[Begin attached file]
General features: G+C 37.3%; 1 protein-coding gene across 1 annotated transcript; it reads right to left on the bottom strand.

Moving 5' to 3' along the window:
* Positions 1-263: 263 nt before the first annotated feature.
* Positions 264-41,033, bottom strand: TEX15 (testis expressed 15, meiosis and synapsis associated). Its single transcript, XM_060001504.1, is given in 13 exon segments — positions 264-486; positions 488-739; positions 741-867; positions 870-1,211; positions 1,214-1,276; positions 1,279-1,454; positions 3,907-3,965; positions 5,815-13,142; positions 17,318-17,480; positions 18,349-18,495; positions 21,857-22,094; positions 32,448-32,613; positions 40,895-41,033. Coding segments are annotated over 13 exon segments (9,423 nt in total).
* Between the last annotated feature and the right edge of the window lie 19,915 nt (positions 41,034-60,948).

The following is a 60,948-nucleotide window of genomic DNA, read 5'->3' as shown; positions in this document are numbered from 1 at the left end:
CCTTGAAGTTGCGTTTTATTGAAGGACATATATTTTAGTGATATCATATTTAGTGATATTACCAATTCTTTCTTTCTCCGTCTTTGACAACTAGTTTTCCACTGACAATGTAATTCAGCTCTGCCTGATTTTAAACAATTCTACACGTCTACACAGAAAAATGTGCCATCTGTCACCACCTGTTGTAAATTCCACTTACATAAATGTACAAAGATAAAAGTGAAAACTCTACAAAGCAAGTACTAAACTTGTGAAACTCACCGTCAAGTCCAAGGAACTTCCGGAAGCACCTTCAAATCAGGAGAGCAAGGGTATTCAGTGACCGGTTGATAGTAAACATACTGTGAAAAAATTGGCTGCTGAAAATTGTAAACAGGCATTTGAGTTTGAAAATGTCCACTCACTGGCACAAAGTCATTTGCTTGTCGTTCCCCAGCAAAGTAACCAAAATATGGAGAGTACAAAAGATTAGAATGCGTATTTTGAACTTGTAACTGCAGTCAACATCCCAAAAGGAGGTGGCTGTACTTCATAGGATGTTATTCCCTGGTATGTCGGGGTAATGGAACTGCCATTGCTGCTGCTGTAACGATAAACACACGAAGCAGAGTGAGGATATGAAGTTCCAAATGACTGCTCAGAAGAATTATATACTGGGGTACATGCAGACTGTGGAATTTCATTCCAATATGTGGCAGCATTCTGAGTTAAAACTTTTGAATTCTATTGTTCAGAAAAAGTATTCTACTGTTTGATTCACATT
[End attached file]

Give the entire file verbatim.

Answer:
General features: G+C 37.3%; 1 protein-coding gene across 1 annotated transcript; it reads right to left on the bottom strand.

Moving 5' to 3' along the window:
* Positions 1-263: 263 nt before the first annotated feature.
* Positions 264-41,033, bottom strand: TEX15 (testis expressed 15, meiosis and synapsis associated). Its single transcript, XM_060001504.1, is given in 13 exon segments — positions 264-486; positions 488-739; positions 741-867; positions 870-1,211; positions 1,214-1,276; positions 1,279-1,454; positions 3,907-3,965; positions 5,815-13,142; positions 17,318-17,480; positions 18,349-18,495; positions 21,857-22,094; positions 32,448-32,613; positions 40,895-41,033. Coding segments are annotated over 13 exon segments (9,423 nt in total).
* Between the last annotated feature and the right edge of the window lie 19,915 nt (positions 41,034-60,948).

The following is a 60,948-nucleotide window of genomic DNA, read 5'->3' as shown; positions in this document are numbered from 1 at the left end:
CCTTGAAGTTGCGTTTTATTGAAGGACATATATTTTAGTGATATCATATTTAGTGATATTACCAATTCTTTCTTTCTCCGTCTTTGACAACTAGTTTTCCACTGACAATGTAATTCAGCTCTGCCTGATTTTAAACAATTCTACACGTCTACACAGAAAAATGTGCCATCTGTCACCACCTGTTGTAAATTCCACTTACATAAATGTACAAAGATAAAAGTGAAAACTCTACAAAGCAAGTACTAAACTTGTGAAACTCACCGTCAAGTCCAAGGAACTTCCGGAAGCACCTTCAAATCAGGAGAGCAAGGGTATTCAGTGACCGGTTGATAGTAAACATACTGTGAAAAAATTGGCTGCTGAAAATTGTAAACAGGCATTTGAGTTTGAAAATGTCCACTCACTGGCACAAAGTCATTTGCTTGTCGTTCCCCAGCAAAGTAACCAAAATATGGAGAGTACAAAAGATTAGAATGCGTATTTTGAACTTGTAACTGCAGTCAACATCCCAAAAGGAGGTGGCTGTACTTCATAGGATGTTATTCCCTGGTATGTCGGGGTAATGGAACTGCCATTGCTGCTGCTGTAACGATAAACACACGAAGCAGAGTGAGGATATGAAGTTCCAAATGACTGCTCAGAAGAATTATATACTGGGGTACATGCAGACTGTGGAATTTCATTCCAATATGTGGCAGCATTCTGAGTTAAAACTTTTGAATTCTATTGTTCAGAAAAAGTATTCTACTGTTTGATTCACATT